Policy Constraints in Korea

June 14, 1994

Americans are learning that they can't be more European than the Europeans, more African than the Africans, more Latin than the Latin Americans or more Asian than the Asians in dealing with conflicts in the post-Cold War world. It is a reality that has guided U.S. policy in Bosnia, Somalia and Haiti along cautious paths despite the humanitarian concerns present in all three countries. Korea, however, presents questions of a different magnitude. It not only tugs at the heartstrings but deeply affects U.S. security interests and this nation's role as the only superpower around.

Day by day the crisis caused by North Korea's nuclear weapons program puts the U.S. in a tighter bind. For half a century, Washington has led the international effort to prevent the spread of atomic arms. It had to acquiesce when the former Soviet Union and China were not to be denied and looked the other way when Israel, India and Pakistan, among others, pursued unacknowledged nuclear goals. But when North Korea signed the Nuclear Non-Proliferation Treaty and then rejected its rules, this was an affront to international order that the only remaining superpower could not ignore. Hence, the U.S. drive for United Nations economic sanctions against the Pyongyang regime as well as veiled hints of military action if necessary.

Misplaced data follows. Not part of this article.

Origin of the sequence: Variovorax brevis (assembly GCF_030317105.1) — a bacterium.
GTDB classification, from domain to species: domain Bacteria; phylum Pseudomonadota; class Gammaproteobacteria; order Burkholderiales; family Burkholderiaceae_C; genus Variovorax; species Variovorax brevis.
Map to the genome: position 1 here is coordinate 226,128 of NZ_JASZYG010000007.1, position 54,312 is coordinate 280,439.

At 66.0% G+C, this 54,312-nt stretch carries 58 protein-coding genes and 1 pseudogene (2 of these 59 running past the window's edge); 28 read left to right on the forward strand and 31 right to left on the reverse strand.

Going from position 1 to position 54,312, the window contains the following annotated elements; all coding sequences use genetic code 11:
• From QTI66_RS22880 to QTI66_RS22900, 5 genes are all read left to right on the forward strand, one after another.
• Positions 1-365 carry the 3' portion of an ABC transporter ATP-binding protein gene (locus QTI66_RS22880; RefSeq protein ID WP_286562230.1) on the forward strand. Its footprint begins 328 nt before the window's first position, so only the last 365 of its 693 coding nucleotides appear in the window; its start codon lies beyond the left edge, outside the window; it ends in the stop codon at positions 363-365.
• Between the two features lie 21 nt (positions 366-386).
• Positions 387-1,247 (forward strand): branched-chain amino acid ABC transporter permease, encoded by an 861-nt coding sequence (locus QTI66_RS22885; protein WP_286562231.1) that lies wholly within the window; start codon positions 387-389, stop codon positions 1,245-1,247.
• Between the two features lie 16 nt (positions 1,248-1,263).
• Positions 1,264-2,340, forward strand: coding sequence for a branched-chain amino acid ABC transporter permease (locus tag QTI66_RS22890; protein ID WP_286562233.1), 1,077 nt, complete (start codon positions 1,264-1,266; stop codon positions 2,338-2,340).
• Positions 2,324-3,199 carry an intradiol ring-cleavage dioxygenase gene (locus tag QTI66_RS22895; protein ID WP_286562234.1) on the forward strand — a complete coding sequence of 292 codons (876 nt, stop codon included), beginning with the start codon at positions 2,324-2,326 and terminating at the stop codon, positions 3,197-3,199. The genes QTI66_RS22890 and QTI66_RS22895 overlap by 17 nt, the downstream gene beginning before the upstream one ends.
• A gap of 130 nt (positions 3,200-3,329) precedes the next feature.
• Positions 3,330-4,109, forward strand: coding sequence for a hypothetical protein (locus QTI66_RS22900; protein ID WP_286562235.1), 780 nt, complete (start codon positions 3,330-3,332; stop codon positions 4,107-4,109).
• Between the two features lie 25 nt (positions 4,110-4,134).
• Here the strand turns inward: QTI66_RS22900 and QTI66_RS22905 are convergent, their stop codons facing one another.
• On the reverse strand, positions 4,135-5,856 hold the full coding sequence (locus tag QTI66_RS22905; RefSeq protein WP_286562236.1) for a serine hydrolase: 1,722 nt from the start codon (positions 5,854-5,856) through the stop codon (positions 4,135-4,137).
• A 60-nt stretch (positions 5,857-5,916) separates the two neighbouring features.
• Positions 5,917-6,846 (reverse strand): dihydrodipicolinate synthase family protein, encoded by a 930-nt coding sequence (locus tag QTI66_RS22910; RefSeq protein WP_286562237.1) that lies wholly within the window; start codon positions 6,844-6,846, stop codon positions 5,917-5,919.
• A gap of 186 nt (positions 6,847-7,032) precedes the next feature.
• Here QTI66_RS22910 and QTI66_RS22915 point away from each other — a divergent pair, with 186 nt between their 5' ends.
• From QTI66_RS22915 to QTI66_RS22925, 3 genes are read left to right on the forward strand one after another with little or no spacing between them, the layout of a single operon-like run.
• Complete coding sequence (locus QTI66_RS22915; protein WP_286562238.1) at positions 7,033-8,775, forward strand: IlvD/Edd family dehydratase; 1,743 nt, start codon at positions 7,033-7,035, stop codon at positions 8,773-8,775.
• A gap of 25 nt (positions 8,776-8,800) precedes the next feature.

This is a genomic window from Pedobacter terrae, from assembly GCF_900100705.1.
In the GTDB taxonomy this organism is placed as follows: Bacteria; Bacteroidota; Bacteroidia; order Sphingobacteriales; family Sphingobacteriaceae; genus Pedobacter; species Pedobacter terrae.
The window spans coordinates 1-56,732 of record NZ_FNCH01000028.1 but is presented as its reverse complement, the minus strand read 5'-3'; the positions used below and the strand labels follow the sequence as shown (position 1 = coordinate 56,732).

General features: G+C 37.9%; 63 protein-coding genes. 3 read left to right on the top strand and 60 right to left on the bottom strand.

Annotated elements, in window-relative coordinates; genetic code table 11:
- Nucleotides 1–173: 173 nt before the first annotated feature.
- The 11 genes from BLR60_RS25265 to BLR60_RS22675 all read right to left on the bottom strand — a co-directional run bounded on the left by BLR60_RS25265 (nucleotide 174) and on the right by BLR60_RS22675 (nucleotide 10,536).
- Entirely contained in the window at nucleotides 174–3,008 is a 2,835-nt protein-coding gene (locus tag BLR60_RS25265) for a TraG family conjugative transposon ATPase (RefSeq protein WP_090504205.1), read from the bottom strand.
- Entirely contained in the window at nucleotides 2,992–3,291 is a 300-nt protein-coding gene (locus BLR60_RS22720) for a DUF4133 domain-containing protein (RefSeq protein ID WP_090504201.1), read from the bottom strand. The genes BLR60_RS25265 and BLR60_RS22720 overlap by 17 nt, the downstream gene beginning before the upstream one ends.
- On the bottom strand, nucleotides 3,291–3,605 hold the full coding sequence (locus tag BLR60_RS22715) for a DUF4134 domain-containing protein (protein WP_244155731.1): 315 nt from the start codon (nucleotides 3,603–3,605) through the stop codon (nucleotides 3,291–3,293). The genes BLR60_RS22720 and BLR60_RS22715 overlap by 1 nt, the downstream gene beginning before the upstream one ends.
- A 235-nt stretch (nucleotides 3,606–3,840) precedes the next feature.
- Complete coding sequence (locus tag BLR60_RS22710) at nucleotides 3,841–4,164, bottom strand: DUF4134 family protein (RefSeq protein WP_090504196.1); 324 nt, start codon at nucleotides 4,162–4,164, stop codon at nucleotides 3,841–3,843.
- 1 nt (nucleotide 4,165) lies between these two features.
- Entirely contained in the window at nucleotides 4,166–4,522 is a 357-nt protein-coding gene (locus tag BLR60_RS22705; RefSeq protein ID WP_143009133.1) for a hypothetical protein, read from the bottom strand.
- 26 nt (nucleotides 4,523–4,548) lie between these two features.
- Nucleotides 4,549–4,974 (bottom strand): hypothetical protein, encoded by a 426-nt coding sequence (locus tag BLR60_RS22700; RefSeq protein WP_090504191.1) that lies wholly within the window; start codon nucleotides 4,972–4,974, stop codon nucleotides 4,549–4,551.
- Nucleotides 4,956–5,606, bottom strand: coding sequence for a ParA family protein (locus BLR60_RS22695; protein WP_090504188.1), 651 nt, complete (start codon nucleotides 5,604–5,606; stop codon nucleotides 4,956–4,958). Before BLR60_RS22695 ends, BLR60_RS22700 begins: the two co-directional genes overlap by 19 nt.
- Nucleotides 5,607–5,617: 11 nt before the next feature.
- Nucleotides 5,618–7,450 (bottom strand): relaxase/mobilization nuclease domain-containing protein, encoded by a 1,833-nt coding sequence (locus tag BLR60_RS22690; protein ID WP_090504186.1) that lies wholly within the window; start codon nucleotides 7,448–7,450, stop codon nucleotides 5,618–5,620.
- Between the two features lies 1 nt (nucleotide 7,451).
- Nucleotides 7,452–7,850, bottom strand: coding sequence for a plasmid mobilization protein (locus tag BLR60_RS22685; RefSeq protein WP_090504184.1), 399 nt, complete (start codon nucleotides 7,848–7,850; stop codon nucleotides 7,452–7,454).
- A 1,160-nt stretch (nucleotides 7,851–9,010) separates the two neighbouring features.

French resistance to U.S. air strikes in Bosnia and Latin America's historic dislike of Yanqui intervention in the hemisphere (even in Haiti) have had the happy result of restraining U.S. belligerency in situations where vital American interests were not at risk. But what about Korea, where 33,651 American soldiers died resisting Communist aggression in the early Fifties? The nuclear threat is clearly cause for tough measures to prevent a precedent that could encourage other rogue regimes to pursue weapons of mass destruction. But despite these huge stakes, the U.S. finds itself inhibited by the fears and concerns of North Korea's immediate neighbors: China, Japan and South Korea. Their worries about a nuclear North Korea are real enough, but their dread of a war that could bring regional destruction is even greater.

As a result, the U.S. is pursuing only minimalist sanctions against Pyongyang and finding even these repugnant to its immediate neighbors. This country cannot walk away from the crisis. The situation demands international punishment if North Korea remains recalcitrant. But as Asian nations apply their growing leverage, Washington should also prepare for further negotiations with Pyongyang, perhaps at the kind of regional conference suggested by Russia.

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